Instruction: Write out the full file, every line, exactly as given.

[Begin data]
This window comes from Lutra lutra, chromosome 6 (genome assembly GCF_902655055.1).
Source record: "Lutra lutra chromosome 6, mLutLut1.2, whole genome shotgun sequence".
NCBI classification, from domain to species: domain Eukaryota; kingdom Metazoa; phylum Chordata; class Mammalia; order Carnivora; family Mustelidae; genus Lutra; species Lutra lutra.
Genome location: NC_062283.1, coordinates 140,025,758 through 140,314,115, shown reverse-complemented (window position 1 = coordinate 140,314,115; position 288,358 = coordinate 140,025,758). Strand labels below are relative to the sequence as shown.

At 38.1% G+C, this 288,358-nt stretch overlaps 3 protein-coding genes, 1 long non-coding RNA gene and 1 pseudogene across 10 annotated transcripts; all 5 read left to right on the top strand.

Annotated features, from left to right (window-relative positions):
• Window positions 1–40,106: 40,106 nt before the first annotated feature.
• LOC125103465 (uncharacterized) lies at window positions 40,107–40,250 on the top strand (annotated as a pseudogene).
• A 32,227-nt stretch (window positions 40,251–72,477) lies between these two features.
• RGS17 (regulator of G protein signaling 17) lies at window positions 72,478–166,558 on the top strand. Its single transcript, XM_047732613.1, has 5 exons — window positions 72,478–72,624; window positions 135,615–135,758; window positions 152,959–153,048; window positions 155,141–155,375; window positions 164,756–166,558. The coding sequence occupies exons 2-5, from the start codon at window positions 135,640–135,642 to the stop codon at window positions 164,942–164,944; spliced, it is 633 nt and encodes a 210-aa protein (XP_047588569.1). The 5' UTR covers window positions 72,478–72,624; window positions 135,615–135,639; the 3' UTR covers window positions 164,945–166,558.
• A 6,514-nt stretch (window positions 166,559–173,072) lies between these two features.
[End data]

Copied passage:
This window comes from Lutra lutra, chromosome 6 (genome assembly GCF_902655055.1).
Source record: "Lutra lutra chromosome 6, mLutLut1.2, whole genome shotgun sequence".
NCBI classification, from domain to species: domain Eukaryota; kingdom Metazoa; phylum Chordata; class Mammalia; order Carnivora; family Mustelidae; genus Lutra; species Lutra lutra.
Genome location: NC_062283.1, coordinates 140,025,758 through 140,314,115, shown reverse-complemented (window position 1 = coordinate 140,314,115; position 288,358 = coordinate 140,025,758). Strand labels below are relative to the sequence as shown.

At 38.1% G+C, this 288,358-nt stretch overlaps 3 protein-coding genes, 1 long non-coding RNA gene and 1 pseudogene across 10 annotated transcripts; all 5 read left to right on the top strand.

Annotated features, from left to right (window-relative positions):
• Window positions 1–40,106: 40,106 nt before the first annotated feature.
• LOC125103465 (uncharacterized) lies at window positions 40,107–40,250 on the top strand (annotated as a pseudogene).
• A 32,227-nt stretch (window positions 40,251–72,477) lies between these two features.
• RGS17 (regulator of G protein signaling 17) lies at window positions 72,478–166,558 on the top strand. Its single transcript, XM_047732613.1, has 5 exons — window positions 72,478–72,624; window positions 135,615–135,758; window positions 152,959–153,048; window positions 155,141–155,375; window positions 164,756–166,558. The coding sequence occupies exons 2-5, from the start codon at window positions 135,640–135,642 to the stop codon at window positions 164,942–164,944; spliced, it is 633 nt and encodes a 210-aa protein (XP_047588569.1). The 5' UTR covers window positions 72,478–72,624; window positions 135,615–135,639; the 3' UTR covers window positions 164,945–166,558.
• A 6,514-nt stretch (window positions 166,559–173,072) lies between these two features.